Boo Darlison is describing a visit from the midwife, five days after her son, Rex, was born. “When I answered the door, she said, almost pointedly, ‘Oh, I was looking for someone who’s just had a baby.’ ‘I have just had a baby!’ I said. I was wearing a dress, some lipstick and a headband – but that’s just me, dressing up makes me feel better.”
It is a winter’s morning in Crofton Park, south-east London and I have joined Boo on her regular walk from home to a coffee shop in Brockley, a ritual she has come to value amidst the doldrums of national lockdown. In the last 12 months, which have seen the arrival of a global pandemic and Boo’s second child, Prunella, it’s been the little things – these local walks, good meals, nice clothes – that have given her some much-needed routine – peace, even. “Clothes lift me. They help when you’re surviving on caffeine and a prayer.”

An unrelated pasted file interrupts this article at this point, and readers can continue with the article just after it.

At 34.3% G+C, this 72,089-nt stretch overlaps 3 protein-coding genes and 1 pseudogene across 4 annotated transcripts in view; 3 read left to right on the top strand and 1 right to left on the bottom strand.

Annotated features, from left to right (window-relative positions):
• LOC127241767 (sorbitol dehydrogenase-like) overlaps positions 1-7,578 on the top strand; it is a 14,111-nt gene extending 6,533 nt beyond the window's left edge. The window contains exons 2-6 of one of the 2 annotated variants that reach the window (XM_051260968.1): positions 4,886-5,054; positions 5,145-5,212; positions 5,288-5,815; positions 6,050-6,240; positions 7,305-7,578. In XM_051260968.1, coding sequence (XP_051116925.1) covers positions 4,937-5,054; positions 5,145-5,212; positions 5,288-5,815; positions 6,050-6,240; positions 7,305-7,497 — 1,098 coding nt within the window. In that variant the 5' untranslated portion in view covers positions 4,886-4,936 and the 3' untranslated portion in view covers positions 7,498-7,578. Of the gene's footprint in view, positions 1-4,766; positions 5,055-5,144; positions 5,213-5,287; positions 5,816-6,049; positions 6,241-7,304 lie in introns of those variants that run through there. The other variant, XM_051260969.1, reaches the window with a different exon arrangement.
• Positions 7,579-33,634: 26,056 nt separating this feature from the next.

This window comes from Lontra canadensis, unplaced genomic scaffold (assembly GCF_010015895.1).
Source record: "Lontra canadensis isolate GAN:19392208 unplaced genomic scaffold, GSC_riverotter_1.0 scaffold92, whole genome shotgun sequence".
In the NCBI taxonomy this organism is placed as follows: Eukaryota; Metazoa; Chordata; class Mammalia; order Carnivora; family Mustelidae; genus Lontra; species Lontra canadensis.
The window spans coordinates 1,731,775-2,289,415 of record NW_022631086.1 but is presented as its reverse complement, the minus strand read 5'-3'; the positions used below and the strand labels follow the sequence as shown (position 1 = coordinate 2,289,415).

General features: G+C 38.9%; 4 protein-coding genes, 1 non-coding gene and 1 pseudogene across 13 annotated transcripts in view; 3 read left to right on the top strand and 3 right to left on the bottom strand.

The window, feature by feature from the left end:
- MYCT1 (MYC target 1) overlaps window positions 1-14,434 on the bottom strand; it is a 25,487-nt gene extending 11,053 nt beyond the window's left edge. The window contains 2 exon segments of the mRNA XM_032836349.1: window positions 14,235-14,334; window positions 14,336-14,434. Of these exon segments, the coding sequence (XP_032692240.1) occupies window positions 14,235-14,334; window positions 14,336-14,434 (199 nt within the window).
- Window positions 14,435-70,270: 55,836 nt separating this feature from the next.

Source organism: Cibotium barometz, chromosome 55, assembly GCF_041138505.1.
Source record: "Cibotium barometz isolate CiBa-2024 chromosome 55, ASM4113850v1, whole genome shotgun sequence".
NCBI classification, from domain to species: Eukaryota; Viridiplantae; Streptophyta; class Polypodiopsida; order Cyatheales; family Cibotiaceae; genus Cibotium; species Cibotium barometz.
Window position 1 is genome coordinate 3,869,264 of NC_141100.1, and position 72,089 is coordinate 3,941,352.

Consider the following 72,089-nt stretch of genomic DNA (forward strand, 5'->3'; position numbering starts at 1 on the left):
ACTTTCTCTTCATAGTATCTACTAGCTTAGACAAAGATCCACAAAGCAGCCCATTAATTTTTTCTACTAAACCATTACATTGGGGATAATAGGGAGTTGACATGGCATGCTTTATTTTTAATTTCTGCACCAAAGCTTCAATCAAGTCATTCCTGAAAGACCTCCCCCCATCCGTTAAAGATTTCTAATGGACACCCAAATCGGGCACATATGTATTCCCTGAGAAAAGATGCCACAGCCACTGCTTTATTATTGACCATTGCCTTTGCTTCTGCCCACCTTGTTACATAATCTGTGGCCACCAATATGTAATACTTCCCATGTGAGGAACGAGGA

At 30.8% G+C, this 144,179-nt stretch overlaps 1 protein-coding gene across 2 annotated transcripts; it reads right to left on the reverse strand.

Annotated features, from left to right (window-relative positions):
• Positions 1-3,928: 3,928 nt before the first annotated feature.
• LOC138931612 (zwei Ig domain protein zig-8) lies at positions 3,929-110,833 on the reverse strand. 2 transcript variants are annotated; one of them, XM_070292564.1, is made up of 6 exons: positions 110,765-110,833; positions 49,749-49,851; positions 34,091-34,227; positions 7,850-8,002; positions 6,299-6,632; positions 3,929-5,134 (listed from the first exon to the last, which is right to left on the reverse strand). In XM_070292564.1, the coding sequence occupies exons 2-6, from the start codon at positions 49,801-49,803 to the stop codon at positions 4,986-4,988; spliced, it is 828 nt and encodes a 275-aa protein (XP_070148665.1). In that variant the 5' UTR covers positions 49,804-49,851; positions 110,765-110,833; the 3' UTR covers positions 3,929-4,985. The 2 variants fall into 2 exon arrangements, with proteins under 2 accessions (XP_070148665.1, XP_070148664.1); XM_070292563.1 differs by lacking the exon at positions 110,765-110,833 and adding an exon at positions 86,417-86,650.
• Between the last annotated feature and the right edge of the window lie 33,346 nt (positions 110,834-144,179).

I get the impression that the likes of colour, pattern and accessories not only play a soothing role for Boo, but help identify her, too. “I’m still the child that dresses up,” she says, “and, having spent most of my adult life in a uniform, wearing my own clothes always feels like a treat.”
Boo tells me about the jumper she bought from TOAST while pregnant last year, mustard-coloured Scottish wool with a Fair Isle pattern of cooler hues: sky blue, mossy green, teal blue, cream. She wears it now with a pair of denim culottes (also from TOAST) and, as she herself points out, the teal in the pattern dances with baby Nella’s brilliant eyes.